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RESOURCE CENTER AND ARCHIVES

Exodus 3:710; 12:1213, 2931; 14:56, 1314, 21, 26comment (0)

June 13, 2013

By Jeffery M. Leonard

Related Scripture: Exodus 3:710; 12:1213, 2931; 14:56, 1314, 21, 26


 

Bible Studies for Life 
Assistant Professor of Religion, Samford University

God Delivers His People

 

Exodus 3:7–10; 12:12–13, 29–31; 14:5–6, 13–14, 21, 26

God Cares (3:7–10)
The cast of characters in Exodus 1–2 was tailor-made for one of Cecil B. DeMille’s cinematic gems. Pharaoh and his daughter, Moses and Miriam, the Israelites and their taskmasters, all of these play their part in the events of these chapters. One character, though, remains conspicuously absent from the scene: God. As Jacob’s family spirals from welcomed guests to hated slaves, Jacob’s God is said to have done little more than give families to the midwives who refused Pharaoh’s terrible charge. In this moment of crisis, God seems curiously estranged from His people.

God’s people seem equally estranged from Him. As Pharaoh first enslaves and then attacks the Israelites, we read no word of prayer, no plea for help to God. The midwives again are said to have feared God, but nothing more is said about the Israelites’ devotion to God. Jacob’s descendants have grown in number as they have sojourned in Egypt, but they have also grown distant from the God who brought them there.

All of this will change in the final verses of Exodus 2. There, the text says, “The Israelites groaned because of their slavery, and they cried out, and their cry for help because of their slavery rose up to God.” Note that the text does not actually say the Israelites prayed for help. It says merely that they groaned. They cried out, and that cry finally reached the ears of Israel’s God. The four verbs that follow form the heart of the exodus story: God heard their groaning. God remembered His covenant. God looked upon the Israelites. God knew.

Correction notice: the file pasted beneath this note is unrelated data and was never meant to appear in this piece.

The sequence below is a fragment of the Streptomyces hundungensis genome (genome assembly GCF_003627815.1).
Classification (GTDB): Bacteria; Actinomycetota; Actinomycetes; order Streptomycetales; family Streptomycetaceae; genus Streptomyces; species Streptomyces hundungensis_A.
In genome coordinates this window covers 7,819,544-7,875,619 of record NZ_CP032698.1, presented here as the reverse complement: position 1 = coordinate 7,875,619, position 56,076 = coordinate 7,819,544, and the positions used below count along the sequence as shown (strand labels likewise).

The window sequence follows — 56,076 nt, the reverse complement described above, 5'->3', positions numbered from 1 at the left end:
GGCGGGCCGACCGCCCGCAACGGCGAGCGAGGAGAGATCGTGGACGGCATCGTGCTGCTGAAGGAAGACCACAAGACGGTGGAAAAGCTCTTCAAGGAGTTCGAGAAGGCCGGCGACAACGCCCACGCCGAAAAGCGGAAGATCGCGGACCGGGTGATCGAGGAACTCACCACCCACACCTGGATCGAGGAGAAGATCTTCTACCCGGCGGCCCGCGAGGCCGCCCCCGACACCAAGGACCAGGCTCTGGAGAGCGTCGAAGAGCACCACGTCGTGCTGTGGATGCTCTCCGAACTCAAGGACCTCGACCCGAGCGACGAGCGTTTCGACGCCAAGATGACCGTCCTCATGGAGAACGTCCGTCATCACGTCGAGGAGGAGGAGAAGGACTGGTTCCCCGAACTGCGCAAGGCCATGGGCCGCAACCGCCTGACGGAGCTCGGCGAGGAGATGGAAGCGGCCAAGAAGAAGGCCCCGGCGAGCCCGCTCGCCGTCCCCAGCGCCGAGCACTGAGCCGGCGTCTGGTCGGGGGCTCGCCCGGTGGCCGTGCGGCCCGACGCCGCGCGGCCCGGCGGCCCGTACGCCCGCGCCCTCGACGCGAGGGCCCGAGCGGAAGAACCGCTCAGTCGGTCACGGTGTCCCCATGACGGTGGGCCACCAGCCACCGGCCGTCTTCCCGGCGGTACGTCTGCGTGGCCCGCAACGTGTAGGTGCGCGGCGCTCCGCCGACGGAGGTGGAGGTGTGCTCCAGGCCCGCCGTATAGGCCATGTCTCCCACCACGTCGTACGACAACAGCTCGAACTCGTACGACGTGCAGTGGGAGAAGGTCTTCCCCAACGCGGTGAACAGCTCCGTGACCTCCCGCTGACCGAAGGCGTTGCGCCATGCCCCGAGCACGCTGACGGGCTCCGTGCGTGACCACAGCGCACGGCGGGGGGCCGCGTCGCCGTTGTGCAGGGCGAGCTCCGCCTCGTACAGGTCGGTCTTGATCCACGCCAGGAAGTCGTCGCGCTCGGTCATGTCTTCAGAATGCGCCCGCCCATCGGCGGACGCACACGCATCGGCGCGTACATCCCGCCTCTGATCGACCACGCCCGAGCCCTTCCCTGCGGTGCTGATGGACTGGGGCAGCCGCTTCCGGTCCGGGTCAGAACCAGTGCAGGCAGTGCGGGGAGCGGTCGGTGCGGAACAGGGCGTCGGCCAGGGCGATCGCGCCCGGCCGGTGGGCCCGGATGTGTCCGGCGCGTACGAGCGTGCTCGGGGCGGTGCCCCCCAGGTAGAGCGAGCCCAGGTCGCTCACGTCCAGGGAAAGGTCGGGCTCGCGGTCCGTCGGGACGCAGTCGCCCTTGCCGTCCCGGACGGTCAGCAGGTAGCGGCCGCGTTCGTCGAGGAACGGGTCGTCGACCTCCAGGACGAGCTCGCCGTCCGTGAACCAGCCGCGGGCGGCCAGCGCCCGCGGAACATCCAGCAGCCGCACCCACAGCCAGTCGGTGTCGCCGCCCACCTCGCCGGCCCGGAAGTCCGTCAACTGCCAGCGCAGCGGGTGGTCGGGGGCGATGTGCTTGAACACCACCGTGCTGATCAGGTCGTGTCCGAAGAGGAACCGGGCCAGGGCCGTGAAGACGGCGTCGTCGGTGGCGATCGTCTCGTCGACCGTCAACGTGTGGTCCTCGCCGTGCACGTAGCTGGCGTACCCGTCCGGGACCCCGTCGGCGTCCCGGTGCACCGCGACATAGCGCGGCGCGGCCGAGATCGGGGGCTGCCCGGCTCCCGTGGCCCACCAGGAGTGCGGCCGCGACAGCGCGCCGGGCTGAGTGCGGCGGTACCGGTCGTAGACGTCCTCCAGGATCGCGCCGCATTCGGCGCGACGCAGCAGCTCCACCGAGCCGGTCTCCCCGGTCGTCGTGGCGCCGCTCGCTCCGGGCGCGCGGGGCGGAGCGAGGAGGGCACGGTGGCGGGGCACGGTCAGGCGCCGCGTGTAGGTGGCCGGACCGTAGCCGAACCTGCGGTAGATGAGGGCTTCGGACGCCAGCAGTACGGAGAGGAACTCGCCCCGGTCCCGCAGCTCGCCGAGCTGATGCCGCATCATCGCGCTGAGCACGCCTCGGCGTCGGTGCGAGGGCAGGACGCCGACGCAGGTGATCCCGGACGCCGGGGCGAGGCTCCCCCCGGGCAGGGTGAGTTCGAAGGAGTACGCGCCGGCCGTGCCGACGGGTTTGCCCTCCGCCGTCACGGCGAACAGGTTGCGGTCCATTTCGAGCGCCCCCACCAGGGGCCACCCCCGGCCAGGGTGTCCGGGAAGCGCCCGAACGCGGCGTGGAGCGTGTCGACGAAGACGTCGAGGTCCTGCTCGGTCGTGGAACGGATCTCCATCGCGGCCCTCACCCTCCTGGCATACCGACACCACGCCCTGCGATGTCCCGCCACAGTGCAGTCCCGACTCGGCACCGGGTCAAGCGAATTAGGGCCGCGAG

This last verb is especially meaningful. The sense of the Hebrew yada‘ (to know) runs much deeper than merely knowing facts or even being acquainted with another person. It is the word used as a euphemism for sexual relations in phrases such as “Adam knew his wife, and she conceived.” It is a word that expresses intimacy and in this context gives the reader the sense that God Himself has experienced the pain of His children’s suffering. From this moment, the exodus was an accomplished fact. Neither Moses’ objections nor Pharaoh’s resistance would hinder God’s determination to free His people. As He says in Exodus 3, “I have seen the misery of my people in Egypt. I have heard them crying out because of their slave drivers, and I am concerned about their suffering. So I have come down to rescue them.”

God Judges (12:12–13, 29–31)
Standing in the way of deliverance was Pharaoh. When God announced His determination to free His people, Moses naturally assumed their release would happen immediately. With divinely inspired boldness, he strides into Pharaoh’s throne room in Exodus 5 and declares, “Let my people go.” He appears unprepared for Pharaoh’s negative response: “Who is the Lord that I should obey Him and let Israel go? I do not know the Lord and I will not let Israel go.” When Pharaoh refuses, Moses is reduced to begging, “Please let us go.”

After God has struck Egypt with plague after devastating plague, this situation will be reversed. Now Moses declares in hot anger that it is Pharaoh and his officials who will bow before him (Ex. 11:8). And when the firstborn are struck, it is Pharaoh who plaintively begs Moses, “Bless me,” as he gives the Israelites their freedom (Ex. 12:32).

God Delivers (14:5–6, 13–14, 21, 26)
The exodus itself is hurried and quiet. It is only once the people have been delivered through the sea that they can finally pause and reflect on their freedom. Preserved in the celebration of Passover, this act of deliverance would become a perennial subject for reflection. Reaching beyond that one band of freed people in that one moment in time, the exodus would be remembered as an act of liberation for all of God’s people for all time. Some three millennia later, when a child at a Passover meal asks the Four Questions, the faithful still say, “Avadim hayinu,” “We were slaves,” and “va-yotsi’enu,” “but he delivered us.”

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